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Levy's a middle linebacker; Lions content to pass on defense

Third-round draft pick DeAndre Levy will get first crack at the Lions' vacant middle linebacker position, coach Jim Schwartz said Sunday.

Levy started three years at outside linebacker at Wisconsin in a scheme that frequently placed him over the ball. At 6-foot-2 and 236 pounds, he doesn't have prototype middle linebacker size, but Schwartz said Levy is enough of a “thumper” to play in the center of his defense.

“Watch him hit,” Schwartz said.

The Lions honed in on Levy two weeks ago when they were studying film on Ohio State running back Beanie Wells in case Wells dropped into the second round. Arizona drafted Wells with the 31st pick overall, two picks before the Lions took safety Louis Delmas.

Levy visited the Lions April 17, the last day prospects could travel to NFL teams. The Lions presumably had him No. 1 on their Day 2 board among middle linebackers. Western Illinois outside linebacker Jason Williams was the only linebacker drafted in front of Levy Sunday.

“He had been high on our radar before," Schwartz said. “Beanie Wells is such a downhill running back and Levy knocked him back a couple times and caught our eye again.”

Besides Levy, the Lions drafted a tight end, two return men, an offensive lineman, defensive tackle and another outside linebacker after making two trades Sunday. They've had the NFL's worst defense each of the last two seasons, and just two of their 10 picks – Delmas and Levy – are expected to contribute on defense next year.

Schwartz said fourth-round defensive tackle Sammie Lee Hill is a “developmental” prospect who “it's probably unrealistic to expect” much from next year. Seventh-round linebacker Zach Follett is more polished, but with less upside and a murkier path to make the team.

The Lions still have several holes left on defense – there are no immediate plans to sign another middle linebacker – and patchwork to do on both lines, but Schwartz said there was no thought of straying from their board.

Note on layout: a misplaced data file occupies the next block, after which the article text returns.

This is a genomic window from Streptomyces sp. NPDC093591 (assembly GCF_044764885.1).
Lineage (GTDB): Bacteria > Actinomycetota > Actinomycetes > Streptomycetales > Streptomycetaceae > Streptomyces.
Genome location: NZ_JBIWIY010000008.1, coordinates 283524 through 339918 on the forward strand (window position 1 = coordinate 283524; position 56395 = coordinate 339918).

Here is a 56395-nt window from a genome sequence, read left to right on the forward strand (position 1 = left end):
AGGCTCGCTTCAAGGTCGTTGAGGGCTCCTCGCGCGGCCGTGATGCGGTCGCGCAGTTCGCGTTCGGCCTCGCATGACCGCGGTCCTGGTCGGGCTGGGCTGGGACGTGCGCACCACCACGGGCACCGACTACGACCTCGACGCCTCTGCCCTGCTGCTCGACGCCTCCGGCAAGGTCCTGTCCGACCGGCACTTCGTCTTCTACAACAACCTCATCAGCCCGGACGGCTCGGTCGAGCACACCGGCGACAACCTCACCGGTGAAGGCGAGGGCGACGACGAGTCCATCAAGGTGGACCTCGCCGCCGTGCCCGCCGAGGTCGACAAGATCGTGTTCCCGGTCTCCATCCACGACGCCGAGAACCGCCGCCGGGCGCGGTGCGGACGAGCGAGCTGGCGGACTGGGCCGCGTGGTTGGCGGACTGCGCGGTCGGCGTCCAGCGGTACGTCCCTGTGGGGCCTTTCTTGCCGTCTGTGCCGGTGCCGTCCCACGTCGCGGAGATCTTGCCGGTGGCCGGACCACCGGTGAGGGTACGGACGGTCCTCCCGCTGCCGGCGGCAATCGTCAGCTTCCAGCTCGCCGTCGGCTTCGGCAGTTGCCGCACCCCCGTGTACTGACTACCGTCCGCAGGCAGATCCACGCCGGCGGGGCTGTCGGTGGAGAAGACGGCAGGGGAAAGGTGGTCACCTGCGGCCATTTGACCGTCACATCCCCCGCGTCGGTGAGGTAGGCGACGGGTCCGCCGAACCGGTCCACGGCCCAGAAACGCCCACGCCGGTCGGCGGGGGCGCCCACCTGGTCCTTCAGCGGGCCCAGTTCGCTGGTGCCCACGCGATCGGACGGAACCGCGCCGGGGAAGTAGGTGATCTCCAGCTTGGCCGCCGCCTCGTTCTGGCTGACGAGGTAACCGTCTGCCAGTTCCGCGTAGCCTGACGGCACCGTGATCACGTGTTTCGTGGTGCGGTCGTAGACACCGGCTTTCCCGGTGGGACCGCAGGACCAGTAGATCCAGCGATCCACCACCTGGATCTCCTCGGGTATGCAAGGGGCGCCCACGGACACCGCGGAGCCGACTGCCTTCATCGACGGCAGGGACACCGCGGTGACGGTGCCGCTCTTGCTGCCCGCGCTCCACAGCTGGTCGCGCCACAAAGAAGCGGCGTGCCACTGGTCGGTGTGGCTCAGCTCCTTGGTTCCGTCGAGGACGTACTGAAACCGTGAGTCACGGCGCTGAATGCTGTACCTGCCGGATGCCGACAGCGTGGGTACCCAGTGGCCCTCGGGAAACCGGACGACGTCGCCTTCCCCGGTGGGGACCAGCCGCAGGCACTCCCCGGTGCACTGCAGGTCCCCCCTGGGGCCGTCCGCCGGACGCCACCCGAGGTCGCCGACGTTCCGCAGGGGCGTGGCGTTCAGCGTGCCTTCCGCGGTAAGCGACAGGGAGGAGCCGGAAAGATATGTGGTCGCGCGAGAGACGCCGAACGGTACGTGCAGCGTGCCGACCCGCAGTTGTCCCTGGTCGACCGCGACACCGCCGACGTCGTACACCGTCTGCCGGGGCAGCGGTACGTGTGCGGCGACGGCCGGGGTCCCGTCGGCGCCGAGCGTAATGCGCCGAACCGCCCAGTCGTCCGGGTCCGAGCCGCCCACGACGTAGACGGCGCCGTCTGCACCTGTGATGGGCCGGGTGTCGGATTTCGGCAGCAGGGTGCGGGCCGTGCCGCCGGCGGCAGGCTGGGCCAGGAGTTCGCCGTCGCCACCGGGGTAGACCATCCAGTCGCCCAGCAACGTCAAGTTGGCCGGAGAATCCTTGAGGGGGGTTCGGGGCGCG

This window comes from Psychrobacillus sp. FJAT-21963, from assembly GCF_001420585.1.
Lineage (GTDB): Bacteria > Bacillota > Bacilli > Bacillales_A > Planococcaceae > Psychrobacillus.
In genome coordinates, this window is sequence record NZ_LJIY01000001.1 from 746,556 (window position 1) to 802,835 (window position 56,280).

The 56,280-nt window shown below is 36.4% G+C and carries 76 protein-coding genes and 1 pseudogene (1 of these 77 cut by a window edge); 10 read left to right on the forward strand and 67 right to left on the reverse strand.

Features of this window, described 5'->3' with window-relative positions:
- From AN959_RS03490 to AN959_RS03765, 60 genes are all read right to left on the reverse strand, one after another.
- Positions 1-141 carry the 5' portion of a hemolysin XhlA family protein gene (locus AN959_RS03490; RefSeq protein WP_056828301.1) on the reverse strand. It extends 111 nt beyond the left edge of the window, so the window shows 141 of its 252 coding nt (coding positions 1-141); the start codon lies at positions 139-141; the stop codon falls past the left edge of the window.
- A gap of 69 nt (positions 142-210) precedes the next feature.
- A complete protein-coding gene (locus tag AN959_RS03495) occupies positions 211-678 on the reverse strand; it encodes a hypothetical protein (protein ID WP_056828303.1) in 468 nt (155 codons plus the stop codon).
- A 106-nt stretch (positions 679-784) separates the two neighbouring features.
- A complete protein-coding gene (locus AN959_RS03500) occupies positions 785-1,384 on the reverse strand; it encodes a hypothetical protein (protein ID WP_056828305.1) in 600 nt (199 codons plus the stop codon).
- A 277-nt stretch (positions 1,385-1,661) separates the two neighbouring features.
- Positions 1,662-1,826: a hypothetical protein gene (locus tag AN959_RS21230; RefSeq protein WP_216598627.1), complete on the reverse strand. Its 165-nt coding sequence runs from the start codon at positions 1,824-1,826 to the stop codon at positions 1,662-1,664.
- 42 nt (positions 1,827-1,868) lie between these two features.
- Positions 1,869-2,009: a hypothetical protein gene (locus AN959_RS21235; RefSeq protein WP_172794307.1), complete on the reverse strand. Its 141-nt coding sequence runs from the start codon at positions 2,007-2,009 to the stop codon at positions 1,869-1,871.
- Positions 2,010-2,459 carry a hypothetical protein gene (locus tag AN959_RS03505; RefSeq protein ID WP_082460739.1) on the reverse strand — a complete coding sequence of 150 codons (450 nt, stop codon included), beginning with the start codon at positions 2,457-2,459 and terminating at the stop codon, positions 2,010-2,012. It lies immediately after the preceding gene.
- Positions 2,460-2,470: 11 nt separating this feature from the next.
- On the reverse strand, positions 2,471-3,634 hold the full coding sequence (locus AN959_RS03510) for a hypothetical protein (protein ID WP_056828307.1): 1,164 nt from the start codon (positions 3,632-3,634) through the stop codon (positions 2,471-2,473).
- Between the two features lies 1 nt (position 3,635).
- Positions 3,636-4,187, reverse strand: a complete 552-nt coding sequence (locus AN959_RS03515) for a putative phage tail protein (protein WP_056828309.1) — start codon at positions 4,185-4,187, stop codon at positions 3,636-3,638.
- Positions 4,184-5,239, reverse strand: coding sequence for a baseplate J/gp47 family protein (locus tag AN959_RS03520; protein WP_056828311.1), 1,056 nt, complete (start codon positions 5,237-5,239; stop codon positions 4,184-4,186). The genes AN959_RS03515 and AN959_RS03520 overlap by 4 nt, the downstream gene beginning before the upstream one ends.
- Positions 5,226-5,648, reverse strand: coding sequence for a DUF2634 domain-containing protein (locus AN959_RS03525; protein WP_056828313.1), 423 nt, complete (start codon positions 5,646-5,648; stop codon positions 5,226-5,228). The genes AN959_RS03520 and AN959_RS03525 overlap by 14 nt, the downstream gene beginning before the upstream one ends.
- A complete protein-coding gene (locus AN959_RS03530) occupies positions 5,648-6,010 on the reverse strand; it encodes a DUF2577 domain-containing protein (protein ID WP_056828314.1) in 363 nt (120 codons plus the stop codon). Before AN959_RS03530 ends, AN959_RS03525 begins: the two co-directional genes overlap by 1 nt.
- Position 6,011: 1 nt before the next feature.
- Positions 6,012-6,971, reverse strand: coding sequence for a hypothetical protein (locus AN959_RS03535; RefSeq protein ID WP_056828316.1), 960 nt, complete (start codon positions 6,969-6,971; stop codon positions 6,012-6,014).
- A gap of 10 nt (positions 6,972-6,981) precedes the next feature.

“You don't want to strictly draft need just to take players that your scouts don't really have a feel for or your coaches don't really have a good feel for,” he said. “You'd rather take somebody that you like. We still have opportunities to fill some holes.”

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Blogger Bret said...

Dave- Jesse made a very good observation on an earlier story about moving to a 3-4 D. Since you seem to be the new "Lions insider", can you do some nosing around a bit to see if there is anything to this? I see they picked up Northwestern defensive tackle John Gill as an undrafted free agent and states he's "(a) three-technique who could also project to defensive end in a 3-4 scheme".

If they were moving in the direction of 3-4, who would be left out of the equation?


12:50 AM 
Blogger Dave Birkett said...

Yeah, sorry I didn't address that over there. ... I think you will see some hybrid sets out of the Lions. Schwartz has done that some in the past, especially on third downs, and Peterson and Avril are both the type of player who can play standing up or with their hand in the dirt. Schwartz likes versatility in his players and I think that's why Levy and Follett were attractive second-day picks.

Now, Follett's going to have a tough time making the team and in minicamp last week they began installing their base defense, which is a 4-3 with the defensive ends split wide to rush the passer and (in theory) two lane-clogging tackles in the middle. They still a lot of holes defensively, obviously, but I think Dewayne White can have a good year.

So to answer the question, no, they haven't been hiding their true intentions all along. They'll be primarily a 4-3 team, but with enough flexibility to show different looks from time to time.

10:10 AM 

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